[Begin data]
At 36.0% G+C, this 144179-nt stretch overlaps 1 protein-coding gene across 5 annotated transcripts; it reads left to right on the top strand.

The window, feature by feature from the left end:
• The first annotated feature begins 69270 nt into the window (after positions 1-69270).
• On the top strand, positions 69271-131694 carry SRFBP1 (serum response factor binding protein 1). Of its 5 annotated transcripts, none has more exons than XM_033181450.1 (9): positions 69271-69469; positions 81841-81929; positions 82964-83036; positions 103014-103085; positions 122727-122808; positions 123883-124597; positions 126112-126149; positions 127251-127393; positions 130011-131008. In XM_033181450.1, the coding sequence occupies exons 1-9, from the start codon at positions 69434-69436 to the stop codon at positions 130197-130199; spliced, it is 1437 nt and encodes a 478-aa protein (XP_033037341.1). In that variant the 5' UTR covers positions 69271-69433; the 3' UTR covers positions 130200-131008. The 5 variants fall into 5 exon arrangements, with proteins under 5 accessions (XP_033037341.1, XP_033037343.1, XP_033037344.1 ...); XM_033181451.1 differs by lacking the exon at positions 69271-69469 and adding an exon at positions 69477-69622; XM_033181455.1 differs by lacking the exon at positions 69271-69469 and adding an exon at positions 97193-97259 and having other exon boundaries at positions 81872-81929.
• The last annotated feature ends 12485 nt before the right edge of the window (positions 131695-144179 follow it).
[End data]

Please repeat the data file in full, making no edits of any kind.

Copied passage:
At 36.0% G+C, this 144179-nt stretch overlaps 1 protein-coding gene across 5 annotated transcripts; it reads left to right on the top strand.

The window, feature by feature from the left end:
• The first annotated feature begins 69270 nt into the window (after positions 1-69270).
• On the top strand, positions 69271-131694 carry SRFBP1 (serum response factor binding protein 1). Of its 5 annotated transcripts, none has more exons than XM_033181450.1 (9): positions 69271-69469; positions 81841-81929; positions 82964-83036; positions 103014-103085; positions 122727-122808; positions 123883-124597; positions 126112-126149; positions 127251-127393; positions 130011-131008. In XM_033181450.1, the coding sequence occupies exons 1-9, from the start codon at positions 69434-69436 to the stop codon at positions 130197-130199; spliced, it is 1437 nt and encodes a 478-aa protein (XP_033037341.1). In that variant the 5' UTR covers positions 69271-69433; the 3' UTR covers positions 130200-131008. The 5 variants fall into 5 exon arrangements, with proteins under 5 accessions (XP_033037341.1, XP_033037343.1, XP_033037344.1 ...); XM_033181451.1 differs by lacking the exon at positions 69271-69469 and adding an exon at positions 69477-69622; XM_033181455.1 differs by lacking the exon at positions 69271-69469 and adding an exon at positions 97193-97259 and having other exon boundaries at positions 81872-81929.
• The last annotated feature ends 12485 nt before the right edge of the window (positions 131695-144179 follow it).